Hedgehogs were fairly common in the 1950s and 1960s when I was growing up. Or at least they were in our corner of Hertfordshire, which we called either Watford or Bushey depending on how urban or rural we were feeling at the time. Now and again we found them shuffling in the woods or they would just appear in our garden and adopt us in exchange for a bread and milk diet.
They were so prevalent they were, sadly, a common species of roadkill. Even as late as 1980 this was a joke rather than an ecological outrage:
Today though British hedgehog populations are in serious decline. I cannot remember the last time I saw a wild one, or spoke to anyone who had seen one. In the 1950s there may been as many as 30 million, whereas an admittedly more reliable 1995 estimate was 1.55 million, and in 2018 it was estimated that numbers had halved since 2000. However accurate these numbers are there is obviously a serious problem, particularly if you are a hedgehog.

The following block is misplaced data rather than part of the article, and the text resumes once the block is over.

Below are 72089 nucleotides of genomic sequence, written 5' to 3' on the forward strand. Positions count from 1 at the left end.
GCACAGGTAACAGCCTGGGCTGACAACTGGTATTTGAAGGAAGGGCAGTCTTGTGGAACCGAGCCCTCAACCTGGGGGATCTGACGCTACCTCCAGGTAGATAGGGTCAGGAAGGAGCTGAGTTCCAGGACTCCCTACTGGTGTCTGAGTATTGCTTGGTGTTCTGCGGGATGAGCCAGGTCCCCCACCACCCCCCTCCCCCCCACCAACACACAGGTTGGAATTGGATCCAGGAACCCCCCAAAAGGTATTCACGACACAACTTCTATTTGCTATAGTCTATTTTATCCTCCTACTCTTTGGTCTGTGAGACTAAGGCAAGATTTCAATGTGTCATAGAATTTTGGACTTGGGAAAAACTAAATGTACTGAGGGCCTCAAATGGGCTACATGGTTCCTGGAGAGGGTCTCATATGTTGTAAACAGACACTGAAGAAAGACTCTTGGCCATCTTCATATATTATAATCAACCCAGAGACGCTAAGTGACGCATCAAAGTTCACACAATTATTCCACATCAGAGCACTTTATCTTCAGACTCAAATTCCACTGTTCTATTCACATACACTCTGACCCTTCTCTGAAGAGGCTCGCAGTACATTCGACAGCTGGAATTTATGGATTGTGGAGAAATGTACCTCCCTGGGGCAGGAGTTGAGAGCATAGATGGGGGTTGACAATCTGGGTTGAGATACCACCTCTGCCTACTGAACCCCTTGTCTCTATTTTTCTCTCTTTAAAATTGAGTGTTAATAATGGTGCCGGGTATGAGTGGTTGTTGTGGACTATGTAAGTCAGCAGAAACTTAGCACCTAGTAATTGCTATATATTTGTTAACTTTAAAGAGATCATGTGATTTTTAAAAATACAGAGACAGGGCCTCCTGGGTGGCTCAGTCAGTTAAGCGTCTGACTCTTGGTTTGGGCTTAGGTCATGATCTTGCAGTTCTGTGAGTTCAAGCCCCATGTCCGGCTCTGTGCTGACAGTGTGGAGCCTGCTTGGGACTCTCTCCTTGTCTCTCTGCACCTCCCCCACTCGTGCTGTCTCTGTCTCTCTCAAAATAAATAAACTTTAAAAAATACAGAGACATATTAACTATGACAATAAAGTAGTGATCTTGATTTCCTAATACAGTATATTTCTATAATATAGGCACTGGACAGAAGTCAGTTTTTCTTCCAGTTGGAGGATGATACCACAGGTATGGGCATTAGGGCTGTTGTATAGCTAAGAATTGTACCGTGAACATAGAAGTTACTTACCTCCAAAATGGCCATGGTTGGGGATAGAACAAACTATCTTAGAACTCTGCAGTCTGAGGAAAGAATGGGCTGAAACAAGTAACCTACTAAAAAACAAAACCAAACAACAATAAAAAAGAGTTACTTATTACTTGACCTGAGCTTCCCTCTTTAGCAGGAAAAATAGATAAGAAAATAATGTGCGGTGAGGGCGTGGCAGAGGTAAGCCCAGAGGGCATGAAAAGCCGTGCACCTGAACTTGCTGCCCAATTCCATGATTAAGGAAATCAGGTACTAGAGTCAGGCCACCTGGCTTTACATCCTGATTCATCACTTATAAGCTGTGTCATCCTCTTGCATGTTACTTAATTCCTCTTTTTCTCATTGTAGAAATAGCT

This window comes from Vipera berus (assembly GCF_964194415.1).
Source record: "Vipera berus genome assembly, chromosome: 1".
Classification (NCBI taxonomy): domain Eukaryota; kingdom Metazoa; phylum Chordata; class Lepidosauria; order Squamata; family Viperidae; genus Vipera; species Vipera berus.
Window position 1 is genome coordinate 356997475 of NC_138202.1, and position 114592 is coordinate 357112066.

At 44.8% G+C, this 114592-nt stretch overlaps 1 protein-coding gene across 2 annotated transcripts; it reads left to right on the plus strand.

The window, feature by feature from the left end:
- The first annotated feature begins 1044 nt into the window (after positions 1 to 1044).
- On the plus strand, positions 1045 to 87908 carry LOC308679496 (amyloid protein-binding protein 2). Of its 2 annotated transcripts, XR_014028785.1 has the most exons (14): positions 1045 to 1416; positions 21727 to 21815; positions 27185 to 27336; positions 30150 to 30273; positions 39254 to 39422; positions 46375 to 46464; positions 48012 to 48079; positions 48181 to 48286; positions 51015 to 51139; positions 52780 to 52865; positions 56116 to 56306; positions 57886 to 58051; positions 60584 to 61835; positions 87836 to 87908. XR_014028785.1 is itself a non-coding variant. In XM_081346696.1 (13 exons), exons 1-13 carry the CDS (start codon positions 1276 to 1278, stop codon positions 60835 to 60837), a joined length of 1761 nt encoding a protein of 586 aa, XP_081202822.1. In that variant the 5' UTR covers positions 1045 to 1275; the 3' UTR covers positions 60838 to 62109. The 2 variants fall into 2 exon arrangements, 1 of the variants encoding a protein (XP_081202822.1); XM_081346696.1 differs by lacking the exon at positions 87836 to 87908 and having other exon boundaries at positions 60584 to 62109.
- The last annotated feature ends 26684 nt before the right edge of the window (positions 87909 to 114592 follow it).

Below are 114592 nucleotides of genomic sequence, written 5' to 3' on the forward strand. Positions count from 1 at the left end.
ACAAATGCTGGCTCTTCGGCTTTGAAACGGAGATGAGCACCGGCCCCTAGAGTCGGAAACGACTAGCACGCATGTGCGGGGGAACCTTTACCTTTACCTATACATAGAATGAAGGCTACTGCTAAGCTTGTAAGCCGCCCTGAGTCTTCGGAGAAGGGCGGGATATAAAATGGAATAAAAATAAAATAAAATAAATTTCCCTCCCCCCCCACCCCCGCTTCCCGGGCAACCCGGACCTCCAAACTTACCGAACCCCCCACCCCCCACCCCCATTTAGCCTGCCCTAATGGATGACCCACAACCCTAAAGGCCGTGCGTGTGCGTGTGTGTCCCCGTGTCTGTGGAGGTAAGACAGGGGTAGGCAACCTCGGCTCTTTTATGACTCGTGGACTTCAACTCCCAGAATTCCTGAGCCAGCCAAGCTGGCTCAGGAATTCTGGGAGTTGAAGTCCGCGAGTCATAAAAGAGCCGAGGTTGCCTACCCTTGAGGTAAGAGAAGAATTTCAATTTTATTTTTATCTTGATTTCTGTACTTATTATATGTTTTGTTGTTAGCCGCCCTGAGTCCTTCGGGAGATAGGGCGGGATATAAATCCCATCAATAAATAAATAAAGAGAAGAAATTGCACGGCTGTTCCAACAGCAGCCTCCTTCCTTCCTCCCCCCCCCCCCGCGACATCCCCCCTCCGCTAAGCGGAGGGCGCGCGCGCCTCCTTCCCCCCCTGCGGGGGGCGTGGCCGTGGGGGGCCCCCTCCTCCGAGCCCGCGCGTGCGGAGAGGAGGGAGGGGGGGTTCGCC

Foxes are another matter though. Doubtless there were many around when I was young but I cannot remember ever seeing a live one. We did come across a dead one in the woods, making the occasion what Big Chief I-Spy would have called a ‘red-letter day’.
But today foxes seem to be everywhere, particularly in South West London where I live now. I know these would be urban foxes, but this is my point. My own meagre, anecdotal, life experience illustrates the premise behind The Hedgehog And The Fox, an essay Isaiah Berlin published back in the 1950s when hedgehogs were ten a penny: ‘The fox knows many things, but the hedgehog knows one big thing’. No wonder the wily fox can defend itself better than the hedgehog against the weapons of mass destruction we who were supposedly made in God’s image continue to unleash on the planet.
© Chris Lawrence 2020.